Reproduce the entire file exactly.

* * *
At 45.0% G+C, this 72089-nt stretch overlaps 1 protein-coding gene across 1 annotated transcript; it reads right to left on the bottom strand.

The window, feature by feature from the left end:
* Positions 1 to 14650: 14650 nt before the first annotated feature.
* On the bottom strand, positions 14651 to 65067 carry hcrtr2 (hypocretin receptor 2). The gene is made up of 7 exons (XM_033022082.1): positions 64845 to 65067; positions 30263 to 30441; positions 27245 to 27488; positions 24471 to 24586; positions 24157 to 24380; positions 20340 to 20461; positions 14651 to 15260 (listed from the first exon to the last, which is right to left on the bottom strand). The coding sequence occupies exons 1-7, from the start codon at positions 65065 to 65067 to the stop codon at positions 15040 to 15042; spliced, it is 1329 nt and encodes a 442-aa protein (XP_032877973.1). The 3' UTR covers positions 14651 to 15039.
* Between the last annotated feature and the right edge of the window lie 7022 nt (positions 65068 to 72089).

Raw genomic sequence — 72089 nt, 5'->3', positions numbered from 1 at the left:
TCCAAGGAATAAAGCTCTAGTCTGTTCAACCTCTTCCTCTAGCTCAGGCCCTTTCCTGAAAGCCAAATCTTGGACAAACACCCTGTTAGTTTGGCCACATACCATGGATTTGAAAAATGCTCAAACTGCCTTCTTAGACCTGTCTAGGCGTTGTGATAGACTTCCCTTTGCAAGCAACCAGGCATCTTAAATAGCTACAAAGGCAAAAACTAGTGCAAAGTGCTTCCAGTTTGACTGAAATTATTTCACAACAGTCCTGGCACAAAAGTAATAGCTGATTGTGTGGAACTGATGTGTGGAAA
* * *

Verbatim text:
At 45.0% G+C, this 72089-nt stretch overlaps 1 protein-coding gene across 1 annotated transcript; it reads right to left on the bottom strand.

The window, feature by feature from the left end:
* Positions 1 to 14650: 14650 nt before the first annotated feature.
* On the bottom strand, positions 14651 to 65067 carry hcrtr2 (hypocretin receptor 2). The gene is made up of 7 exons (XM_033022082.1): positions 64845 to 65067; positions 30263 to 30441; positions 27245 to 27488; positions 24471 to 24586; positions 24157 to 24380; positions 20340 to 20461; positions 14651 to 15260 (listed from the first exon to the last, which is right to left on the bottom strand). The coding sequence occupies exons 1-7, from the start codon at positions 65065 to 65067 to the stop codon at positions 15040 to 15042; spliced, it is 1329 nt and encodes a 442-aa protein (XP_032877973.1). The 3' UTR covers positions 14651 to 15039.
* Between the last annotated feature and the right edge of the window lie 7022 nt (positions 65068 to 72089).

Raw genomic sequence — 72089 nt, 5'->3', positions numbered from 1 at the left:
TCCAAGGAATAAAGCTCTAGTCTGTTCAACCTCTTCCTCTAGCTCAGGCCCTTTCCTGAAAGCCAAATCTTGGACAAACACCCTGTTAGTTTGGCCACATACCATGGATTTGAAAAATGCTCAAACTGCCTTCTTAGACCTGTCTAGGCGTTGTGATAGACTTCCCTTTGCAAGCAACCAGGCATCTTAAATAGCTACAAAGGCAAAAACTAGTGCAAAGTGCTTCCAGTTTGACTGAAATTATTTCACAACAGTCCTGGCACAAAAGTAATAGCTGATTGTGTGGAACTGATGTGTGGAAA